This report was sent to subscribers on 3/4/11 11:00 p.m. Chicago time to be used for trading on 3/7/11. Everything is done by Howard Tyllas, no program or black box.
After the close recap on 3/7/11: My resistance was 14.24 1/4, .05 1/4 from the actual high, and my support was 13.84 1/2, the EXACT actual low
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MAY Soybeans Numbers
5 day chart... Up from last week same day
Daily chart .... Sideways
Weekly chart ... Up
Monthly chart Up $11.70 is the 200 DMA
ATR 34 EX. Overbought 91%
For 3/7/11: I continue to say "Bracket line provides strong support, daily numbers resist. I continue to use the March chart to get my numbers, but I am using the May futures contract".
In my daily soybean numbers on Friday; my resistance was .02 ¼ from the actual high; my pivot acted as support and was .06 ¼ from the actual low.
My hedging strategies were such that has allowed for more upside and spending the least amount on the most important protection which is at the money while continuing to hedge as the market has gone up in 2011. I really would be fully hedged here, knowing I will participate on any rally knowing that at the strike price I select I get my crop back and can add profits to my original hedge price. But if they go down, I have a decent start at protecting my downside risk.
Grains: Spot on grain numbers. Now that analytical firms are raising their estimates about soybean crop production in SA, takes 1 of the supports away from the foundation. I consider the high made in May soybeans at $14.67 ½ takes into account what prices would be if that shortfall estimate at the time was realized. Now you can see why I said about the predictions of severe shortfalls as being "headline grabbers" by firms looking for attention. I also say this to remind you that the reporters who write stories of extreme conditions have nothing else of substance to write about. So take their plays on greed and fear lightly in your decision making. I will touch on extremes of chart support and resistance at times, but I always focus on the here and now. My price targets are always within reach and do not need an "event" to make the price obtainable.
Soybeans and corn should find increasing resistance in current rallies because fundamentals have not changed in a way to warrant taking out previous highs in soybeans, and the corn resistance in the March contract at the gap of $7.46. On Thursday the USDA will come out with their revisions in supply/demand estimates, and upward revisions in SA production could trigger the next selling pressure for soybeans. On the other hand, their last estimate of 2011/2012 carryout stocks of 160 million bushels have little room to reduce their last estimate of 78 million acres that should go into production in 2011.
USDA's estimate of a corn carryout for 2011/2012 of 865 million bushels leaves little room for less than their forecast for 92 million acres to be planted this year. On the other hand there is a risk in buying December corn if we did get better than expected yields. Improving genetic seeds will increase yields greatly in the next 10 years, but every year improves going forward, but Mother Nature still has the final say. That is why you can talk all the fundamentals you want, but there are no certainties trading grains. My task as a trader is to execute trade ideas that are derived from the charts, and I know that all trades are not created equal, so the better the chart location, the more contracts I want to trade, and at all times have my risk defined (when the number does not hold).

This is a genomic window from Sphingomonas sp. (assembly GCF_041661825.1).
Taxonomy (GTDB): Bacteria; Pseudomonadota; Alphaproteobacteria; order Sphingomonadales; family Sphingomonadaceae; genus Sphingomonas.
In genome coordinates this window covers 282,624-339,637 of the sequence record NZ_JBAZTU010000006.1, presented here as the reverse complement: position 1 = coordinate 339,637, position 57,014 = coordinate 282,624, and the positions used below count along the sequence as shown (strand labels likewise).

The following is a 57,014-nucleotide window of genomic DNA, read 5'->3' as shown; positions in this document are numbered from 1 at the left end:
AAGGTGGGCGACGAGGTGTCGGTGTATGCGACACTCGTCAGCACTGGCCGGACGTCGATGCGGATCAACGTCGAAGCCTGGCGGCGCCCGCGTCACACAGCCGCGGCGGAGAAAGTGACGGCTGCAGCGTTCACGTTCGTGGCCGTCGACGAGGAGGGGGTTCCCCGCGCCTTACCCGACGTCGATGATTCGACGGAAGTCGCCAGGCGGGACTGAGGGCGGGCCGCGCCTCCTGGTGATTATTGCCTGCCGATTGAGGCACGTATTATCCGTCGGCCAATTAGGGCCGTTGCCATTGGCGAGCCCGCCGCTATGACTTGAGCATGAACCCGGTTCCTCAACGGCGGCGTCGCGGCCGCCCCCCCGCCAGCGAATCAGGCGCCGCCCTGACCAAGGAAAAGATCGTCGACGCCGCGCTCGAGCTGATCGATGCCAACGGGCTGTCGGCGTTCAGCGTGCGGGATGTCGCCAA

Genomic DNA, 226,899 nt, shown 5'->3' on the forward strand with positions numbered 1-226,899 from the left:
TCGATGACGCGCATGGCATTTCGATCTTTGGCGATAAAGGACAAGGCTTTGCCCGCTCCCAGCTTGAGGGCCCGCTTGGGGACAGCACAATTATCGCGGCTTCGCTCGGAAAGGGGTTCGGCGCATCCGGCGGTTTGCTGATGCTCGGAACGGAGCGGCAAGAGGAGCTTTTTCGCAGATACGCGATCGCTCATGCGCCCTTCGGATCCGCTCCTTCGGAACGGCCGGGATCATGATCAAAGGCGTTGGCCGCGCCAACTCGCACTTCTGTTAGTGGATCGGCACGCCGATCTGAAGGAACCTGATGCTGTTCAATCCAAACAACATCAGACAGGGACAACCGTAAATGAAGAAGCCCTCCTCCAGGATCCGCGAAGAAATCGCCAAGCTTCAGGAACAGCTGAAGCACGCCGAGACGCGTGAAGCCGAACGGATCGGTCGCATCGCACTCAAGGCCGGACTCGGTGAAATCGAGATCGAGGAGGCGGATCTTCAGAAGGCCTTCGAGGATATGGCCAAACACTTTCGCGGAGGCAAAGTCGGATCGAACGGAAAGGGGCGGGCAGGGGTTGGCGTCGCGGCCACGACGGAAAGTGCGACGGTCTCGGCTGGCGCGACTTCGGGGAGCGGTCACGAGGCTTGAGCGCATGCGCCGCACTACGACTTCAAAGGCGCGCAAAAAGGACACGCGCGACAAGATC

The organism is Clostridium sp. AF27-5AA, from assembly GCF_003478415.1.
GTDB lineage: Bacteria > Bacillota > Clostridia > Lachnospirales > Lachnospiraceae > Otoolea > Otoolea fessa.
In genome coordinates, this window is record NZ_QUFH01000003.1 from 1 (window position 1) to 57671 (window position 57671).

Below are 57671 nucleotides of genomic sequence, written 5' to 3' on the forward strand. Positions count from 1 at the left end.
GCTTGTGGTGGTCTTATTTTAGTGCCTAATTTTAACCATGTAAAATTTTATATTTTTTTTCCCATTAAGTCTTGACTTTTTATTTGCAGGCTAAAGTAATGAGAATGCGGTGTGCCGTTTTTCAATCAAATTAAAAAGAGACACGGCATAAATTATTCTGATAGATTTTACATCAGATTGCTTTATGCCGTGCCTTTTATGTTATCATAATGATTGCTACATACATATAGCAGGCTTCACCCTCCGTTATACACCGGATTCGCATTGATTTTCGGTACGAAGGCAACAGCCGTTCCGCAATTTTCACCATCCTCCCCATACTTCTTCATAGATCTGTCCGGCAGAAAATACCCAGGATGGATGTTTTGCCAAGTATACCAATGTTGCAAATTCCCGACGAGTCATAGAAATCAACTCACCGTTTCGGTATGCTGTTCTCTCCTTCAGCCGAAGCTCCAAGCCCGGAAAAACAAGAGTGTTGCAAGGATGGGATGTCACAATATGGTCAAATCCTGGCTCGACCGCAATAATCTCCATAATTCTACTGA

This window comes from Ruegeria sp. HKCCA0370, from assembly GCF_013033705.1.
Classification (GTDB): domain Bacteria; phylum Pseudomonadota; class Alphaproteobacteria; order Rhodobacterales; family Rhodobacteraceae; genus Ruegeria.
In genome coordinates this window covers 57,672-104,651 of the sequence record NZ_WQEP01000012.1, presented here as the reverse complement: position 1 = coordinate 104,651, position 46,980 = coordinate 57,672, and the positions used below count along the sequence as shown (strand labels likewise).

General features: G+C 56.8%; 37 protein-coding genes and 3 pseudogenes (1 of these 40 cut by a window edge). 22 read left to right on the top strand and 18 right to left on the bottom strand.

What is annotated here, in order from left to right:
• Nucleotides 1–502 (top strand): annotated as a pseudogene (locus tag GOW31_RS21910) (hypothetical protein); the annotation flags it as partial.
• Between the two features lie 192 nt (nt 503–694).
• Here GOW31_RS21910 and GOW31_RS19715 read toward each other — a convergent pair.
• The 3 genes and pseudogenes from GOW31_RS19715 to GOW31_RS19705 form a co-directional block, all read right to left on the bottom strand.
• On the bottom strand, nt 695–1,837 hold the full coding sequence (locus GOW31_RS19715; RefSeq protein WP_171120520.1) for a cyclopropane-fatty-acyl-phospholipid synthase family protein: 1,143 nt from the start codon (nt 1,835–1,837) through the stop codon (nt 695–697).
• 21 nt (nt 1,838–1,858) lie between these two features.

Corn looks like it needs to trade higher to curb consumption, but my chart resistance must be broken first. On Friday, March corn made a new high but closed lower which bodes well for another down day to follow on Monday. That exact signal occurred just 2 days before, but did not work. $7.31 to $7.46 remains my strong "selling zone" in March corn and the low on 2/23/11 should support any setback before the report on the 31st.
Both charts remain bullish, but soybeans closed Friday on a positive note, corn did not, but it was still friendly for the week. I want to day trade using the numbers but only taking the sell signals today, using a buy stop to protect. I am now using a $.05 buy stop in corn and a $.08 buy stop in soybeans to protect.
New Subscribers: Keep in mind that these are day trading numbers. They are equally to be used for swing trading and longer term trading time frames on the day I want to enter or exit my position. The charts are to be used for overall trade location looking for areas of price discovery of support and resistance levels. When the market does go to the charts longer term support or resistance levels such as bracket lines or longer term trend lines, I use my numbers on that day to enter or exit my position. The numbers do not tell you what to do, you are in control of that, but they will give you a framework to try and buy or sell at the best price for that day. For me it gives me a strategy and the best way I have found to discover the best price for entering or exiting my trade ideas.
If I have the exact numbers for the actual high and low of the day 12 hours in advance, the question has always been, how do I trade it? That is what I best describe in my numbers explanation. Any intuitiveness or nuances I trade, I would keep a journal to see if it is worthwhile overriding my plan. I rarely go against my explanation
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